Vista also offers control over users accessing external storage such as USB memory sticks, which can help reduce the problem of corporate data going walkabout and being leaked.

Overall then, Microsoft has paid attention to security. But evidence of its effectiveness will be measured by the number of patches that the company releases — and patches there will be, as malware authors focus their attentions on trying to break the product.

Cost reductions
Microsoft also reckons that Vista costs less to run — assuming, of course, that you don't upgrade your system in order to take advantage of the Aero interface, which demands more processing power and memory than most enterprise desktops can deliver. To make application deployment and management simpler and more cost-effective, Vista adds controls for change management and application rollback, and for group policy management. However, these and other enhancements are only available as optional extras in the guise of the Desktop Optimisation Pack for Software Assurance. Oh yes, you need to be an SA subscriber to get the benefits.

Mobile workers
Mobile workers get benefits too, claims Microsoft. For example, the OS can help you set up guidelines for mobile workers that mandate regular communications between remote workers and their supervisors, and helps remote users stay in touch with their colleagues by setting up standard times for communication. Also, in time-honoured fashion, the Remote Desktop Connection feature gives access to back-end applications via Terminal Services.

Lots on offer?
From a corporate perspective, Vista certainly has something to offer — but it's not massively compelling, as most analysts agree. Despite that, users will be installing it at home or, most likely, receiving it preinstalled on new PCs. And increasingly, part-time or full-time teleworkers will be using their home-based PCs to connect to the office over a VPN link. So one way or another, as Gartner points out, enterprises are going to have to get used to Vista, whether they like it or not.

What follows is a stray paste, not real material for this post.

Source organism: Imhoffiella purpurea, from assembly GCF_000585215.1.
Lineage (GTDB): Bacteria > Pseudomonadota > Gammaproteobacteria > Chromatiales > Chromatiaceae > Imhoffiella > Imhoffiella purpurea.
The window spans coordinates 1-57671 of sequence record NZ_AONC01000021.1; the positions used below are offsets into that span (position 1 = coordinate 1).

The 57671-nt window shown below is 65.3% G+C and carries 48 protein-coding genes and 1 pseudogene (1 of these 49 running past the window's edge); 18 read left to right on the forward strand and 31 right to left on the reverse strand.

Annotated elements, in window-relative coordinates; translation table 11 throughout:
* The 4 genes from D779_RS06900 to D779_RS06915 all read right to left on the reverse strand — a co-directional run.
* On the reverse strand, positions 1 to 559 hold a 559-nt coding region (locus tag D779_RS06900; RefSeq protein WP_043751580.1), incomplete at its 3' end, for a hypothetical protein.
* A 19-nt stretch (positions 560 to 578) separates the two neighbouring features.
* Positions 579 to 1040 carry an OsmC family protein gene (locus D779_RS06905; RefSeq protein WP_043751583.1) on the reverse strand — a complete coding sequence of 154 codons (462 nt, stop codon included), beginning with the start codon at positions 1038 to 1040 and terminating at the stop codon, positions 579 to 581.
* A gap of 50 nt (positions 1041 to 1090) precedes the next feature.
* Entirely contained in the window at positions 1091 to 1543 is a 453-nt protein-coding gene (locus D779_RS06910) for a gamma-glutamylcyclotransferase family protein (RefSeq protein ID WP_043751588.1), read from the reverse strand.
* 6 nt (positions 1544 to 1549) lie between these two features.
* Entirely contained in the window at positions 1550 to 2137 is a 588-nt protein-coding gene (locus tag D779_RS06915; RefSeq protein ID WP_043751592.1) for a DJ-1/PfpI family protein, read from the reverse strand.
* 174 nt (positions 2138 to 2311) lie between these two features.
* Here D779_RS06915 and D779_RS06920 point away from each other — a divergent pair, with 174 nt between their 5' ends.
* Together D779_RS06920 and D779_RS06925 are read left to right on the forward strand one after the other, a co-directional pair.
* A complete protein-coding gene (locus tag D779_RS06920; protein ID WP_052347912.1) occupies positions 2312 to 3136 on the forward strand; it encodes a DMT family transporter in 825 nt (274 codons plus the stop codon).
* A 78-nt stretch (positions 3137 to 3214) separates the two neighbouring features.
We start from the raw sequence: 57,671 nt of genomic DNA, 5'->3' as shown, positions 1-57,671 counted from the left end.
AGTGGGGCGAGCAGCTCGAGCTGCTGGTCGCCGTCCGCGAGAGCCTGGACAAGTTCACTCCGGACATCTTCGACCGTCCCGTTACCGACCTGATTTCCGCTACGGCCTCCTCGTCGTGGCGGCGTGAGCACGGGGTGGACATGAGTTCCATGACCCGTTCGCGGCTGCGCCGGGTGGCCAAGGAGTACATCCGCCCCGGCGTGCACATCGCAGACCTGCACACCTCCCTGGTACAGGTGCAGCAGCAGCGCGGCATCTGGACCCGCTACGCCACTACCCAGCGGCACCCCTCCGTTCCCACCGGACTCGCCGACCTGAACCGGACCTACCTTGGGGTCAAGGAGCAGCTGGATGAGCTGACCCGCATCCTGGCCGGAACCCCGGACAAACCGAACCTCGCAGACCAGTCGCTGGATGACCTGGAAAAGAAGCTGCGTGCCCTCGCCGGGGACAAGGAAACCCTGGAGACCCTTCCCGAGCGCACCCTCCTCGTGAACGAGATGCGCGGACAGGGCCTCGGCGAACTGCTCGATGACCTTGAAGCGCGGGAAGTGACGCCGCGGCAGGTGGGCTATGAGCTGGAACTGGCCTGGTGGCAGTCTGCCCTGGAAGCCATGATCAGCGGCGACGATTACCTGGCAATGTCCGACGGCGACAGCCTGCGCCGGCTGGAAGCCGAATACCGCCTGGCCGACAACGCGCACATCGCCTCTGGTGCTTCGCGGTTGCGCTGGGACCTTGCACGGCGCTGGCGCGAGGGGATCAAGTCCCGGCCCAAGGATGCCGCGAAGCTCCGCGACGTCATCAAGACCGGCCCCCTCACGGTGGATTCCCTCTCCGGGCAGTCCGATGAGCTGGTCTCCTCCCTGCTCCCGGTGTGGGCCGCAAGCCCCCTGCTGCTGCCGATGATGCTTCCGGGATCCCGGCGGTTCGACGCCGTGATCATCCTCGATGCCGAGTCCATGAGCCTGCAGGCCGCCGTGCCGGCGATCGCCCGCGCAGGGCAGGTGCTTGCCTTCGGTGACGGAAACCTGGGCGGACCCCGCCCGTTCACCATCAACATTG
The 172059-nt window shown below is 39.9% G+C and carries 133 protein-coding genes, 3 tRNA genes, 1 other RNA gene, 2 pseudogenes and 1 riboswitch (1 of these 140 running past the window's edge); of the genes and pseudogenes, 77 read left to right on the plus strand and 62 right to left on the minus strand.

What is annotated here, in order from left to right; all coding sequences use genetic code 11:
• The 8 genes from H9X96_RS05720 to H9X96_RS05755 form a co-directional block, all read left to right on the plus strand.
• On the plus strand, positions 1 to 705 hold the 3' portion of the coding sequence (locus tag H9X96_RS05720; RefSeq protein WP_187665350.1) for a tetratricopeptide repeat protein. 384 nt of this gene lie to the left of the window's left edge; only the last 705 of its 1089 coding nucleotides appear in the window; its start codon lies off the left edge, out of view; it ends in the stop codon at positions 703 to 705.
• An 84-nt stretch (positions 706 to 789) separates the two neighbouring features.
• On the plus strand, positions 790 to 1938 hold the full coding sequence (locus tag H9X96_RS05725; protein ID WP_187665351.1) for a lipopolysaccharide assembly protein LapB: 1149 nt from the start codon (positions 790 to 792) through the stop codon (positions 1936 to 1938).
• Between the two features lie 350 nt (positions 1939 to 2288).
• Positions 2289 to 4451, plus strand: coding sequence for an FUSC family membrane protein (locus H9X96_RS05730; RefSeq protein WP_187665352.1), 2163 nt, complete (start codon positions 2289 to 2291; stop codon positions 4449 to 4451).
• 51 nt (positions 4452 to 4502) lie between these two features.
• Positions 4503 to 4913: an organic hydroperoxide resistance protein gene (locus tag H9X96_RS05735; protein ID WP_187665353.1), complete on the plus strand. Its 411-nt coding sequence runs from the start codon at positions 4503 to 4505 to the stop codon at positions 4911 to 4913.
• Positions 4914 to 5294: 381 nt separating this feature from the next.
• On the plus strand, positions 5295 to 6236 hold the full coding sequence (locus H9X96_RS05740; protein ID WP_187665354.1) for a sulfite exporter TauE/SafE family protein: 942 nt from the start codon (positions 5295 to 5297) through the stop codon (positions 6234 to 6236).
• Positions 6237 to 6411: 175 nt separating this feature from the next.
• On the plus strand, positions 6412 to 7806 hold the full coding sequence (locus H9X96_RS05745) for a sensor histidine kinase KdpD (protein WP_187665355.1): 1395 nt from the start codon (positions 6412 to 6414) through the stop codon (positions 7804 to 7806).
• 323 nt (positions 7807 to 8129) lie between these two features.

IT managers don't seem to be rushing to upgrade to Vista, though. Some admit they'll install it eventually, while others note that they've only just finished rolling out XP. One we spoke to said that he was evaluating Vista, and that a decision wouldn't be made until 2008. Another ruled it out, saying that the extra hardware load and retraining meant that it was not an option.

And the alternatives? Linux lurks in the background, of course, but most impartial observers agree that it's still not quite ready for mass enterprise deployment. The learning curve for Linux can be steep, although improved blade PC and virtualisation technologies could help resolve some of the technical and management issues, while Linux-savvy support staff are becoming more plentiful.

Most businesses are likely to take the Windows upgrade path eventually, though. There's a huge amount of inertia in the Windows desktop PC market and although Microsoft isn't yet ending support for XP (that'll last well into the next decade for enterprises), Vista-capable hardware will inevitably become ever more affordable.

At that point, maybe the hardware refresh after next, we could start to see Vista being deployed en masse. Or will IT managers skip Vista and wait for the next OS?